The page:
Football dominates Brown

by Brad Parks | 11/15/93 6:00am

There were no prayers of thanks, no slack-jawed spectators, no title-hopes-on-the-line miracles -- finally, a nice, blissful blowout.

And for the first time since there were green leaves on the trees of Hanover, Dartmouth controlled an entire football game.

The Big Green scored touchdowns on their first four possessions as they built up a 26-3 lead in the game's first 20 minutes and went on to quash Brown, 39-16, in the most thoroughly dominating performance Dartmouth has had all season.

At long last, Dartmouth figured out that you can win games without giving the coaching staff a coronary.

But, as breathless as Jay Fiedler '94 left Cornell, Harvard and Columbia by obliterating double-digit deficits in Dartmouth's previous three wins, he was truly exasperating against Brown. The senior quarterback threw for a season-high four touchdowns and ran for another two on a day that saw him complete 17 of 30 passes for 299 yards with a lone interception thrown in to remind him that he was mortal.

"If you don't see Fiedler on TV next year, it's because your TV doesn't work," Brown coach Mickey Kwiatkowski gushed after the game. "He's an NFL quarterback and we didn't have a Lawrence Taylor on our defense to stop him."

Three of Fiedler's touchdown passes, including a 59-yard heave early in the fourth quarter for the benefit of any scouts that still needed convincing, went to John Hyland '94, who caught six passes for 132 yards to break the school record for receptions in a season.

And, as if that combination wasn't already taming the Bears like Gunthar Williams, Pete Oberle '96 also added 102 yards, including 80 in the first half, on 19 carries for his second consecutive hundred yard game and third on the season.

Probably the only poor number on the day for the Big Green came from stadium announcer Roger Carroll, who had to inform about 6,000 Dartmouth faithful that were, for probably the first time in their lives, actually cheering for Harvard that the Crimson had blown a 20-10 lead to lose to Penn, which clinched at least a share of the Ivy League Title with a 27-20 win.

"You can't help hearing it," Fiedler said of the regular updates, which were alternately greeted with cheers and moans. "But there's nothing we can do about what happened in Cambridge. All we could affect was what happened on Memorial Field today."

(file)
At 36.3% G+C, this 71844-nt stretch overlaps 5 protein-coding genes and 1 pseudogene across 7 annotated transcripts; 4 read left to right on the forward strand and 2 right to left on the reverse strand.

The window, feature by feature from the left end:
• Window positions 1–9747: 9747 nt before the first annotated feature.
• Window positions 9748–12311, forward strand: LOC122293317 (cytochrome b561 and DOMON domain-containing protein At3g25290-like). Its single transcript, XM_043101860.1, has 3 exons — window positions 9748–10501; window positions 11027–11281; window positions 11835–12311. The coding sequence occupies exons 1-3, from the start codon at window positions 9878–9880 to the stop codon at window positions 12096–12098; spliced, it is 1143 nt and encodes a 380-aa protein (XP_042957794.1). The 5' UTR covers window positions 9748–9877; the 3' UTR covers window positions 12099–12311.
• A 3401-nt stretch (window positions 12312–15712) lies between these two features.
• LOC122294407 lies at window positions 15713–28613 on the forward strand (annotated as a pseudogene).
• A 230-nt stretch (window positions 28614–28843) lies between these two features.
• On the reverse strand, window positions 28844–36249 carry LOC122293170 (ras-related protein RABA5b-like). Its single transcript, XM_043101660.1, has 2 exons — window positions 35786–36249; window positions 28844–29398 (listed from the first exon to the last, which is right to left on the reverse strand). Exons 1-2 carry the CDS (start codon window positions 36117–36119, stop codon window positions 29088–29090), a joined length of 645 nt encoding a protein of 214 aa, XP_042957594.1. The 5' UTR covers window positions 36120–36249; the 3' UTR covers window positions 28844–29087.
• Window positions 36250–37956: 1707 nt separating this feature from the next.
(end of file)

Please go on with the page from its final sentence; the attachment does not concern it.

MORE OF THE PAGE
Penn now only needs to beat Cornell, which captitulated to Columbia 28-19 for the Lions' first league win of the year, to become the Ancient Eight's first 7-0 champion since 1986.

Dartmouth, meanwhile, did its part to see that it stayed in the Title Chase to become the first Ivy League team to win four consecutive championships since 1986.

The Big Green went to the ground, and the combination of Oberle and Chris Umsheid '94, for five of its first six plays, but then quickly got air born. Fiedler found Andre Grant '94 on an 11-yard pass for a third down conversion, then on a 26 yard for a touchdown pass that Grant caught at the 20-yard line, then burned a blitzing Brown defense with some nice moves to scamper in for the score.

Brown's first drive of the game ended abruptly when Jason Fell '94 picked off a Trevor Yankoff pass and ran it 41 yards to the Brown seven. That set up a one-yard touchdown dive from Fiedler two plays later.

The Bears then began to methodically pick apart the collection of strained muscles and injured knees that made up Dartmouth's defensive line behind the 1, 300 pounds of beef that made up Brown's offensive line. Brown marched 68 yards on 13 plays, but could manage only a field goal as linebacker Hunter Buckner '94 read a play action roll out perfectly to sack Yankoff on third down with Brown just inches away from Dartmouth's goal line.

As if that key defensive hold wasn't enough to punch holes in the Bear's already empty sails, the next three sequences all but sank their boat.

Oberle rumbled through, around and over Brown's line four times for 46 of the 64 yards Dartmouth needed to score its third touchdown of the day, which came on a three-yard bootleg from Fiedler.

On Brown's next play from scrimmage, Fell bobbled what would have been his second pick of the game, but memories of that missed opportunity became faint two plays later when J. W. Beard '95 dove in front of Brown flanker Charlie Buckley to snare his first interception of the season.

Dartmouth followed that with a 46-yard, seven-play scoring surge that ended with a 17-yard gun from Fiedler to Hyland in the endzone to make the score 26-3.

Brown answered with an impressive 74-yard scoring drive of its own that featured only one pass, a 28-yard completion from Yankoff to Ed Mikolay that perched the Bears on Dartmouth's four yard line. Marquis Jessie punched the ball four plays later on fourth and one for Brown's only touchdown of the half.

But as well as Brown moved the ball up until that point, it was ineffective after that. Yankoff's numbers -- 16 for 27 with 208 yard and one touchdown -- were respectable only because of Brown's final scoring drive, a virtually meaningless 77-yard scoring strike in the final two minutes of the fourth quarter, during which Yankoff threw five completions for 70 yards.

More importantly, Dartmouth contained Jessie, who came in tied with Oberle for fourth in league rushing, to 50 yards on 20 carries.

The Big Green, on the other hand, continued to score practically at will, as evidenced by the fact that Geoffrey Willison '95 was called on to punt only once all day.

And although Dartmouth's running attack was not nearly as potent in the second half -- it managed just 24 net yards on 20 carries -- Fiedler's passing and a Dartmouth defense that bottled up Brown at every turn was enough to keep Brown well out of the game.

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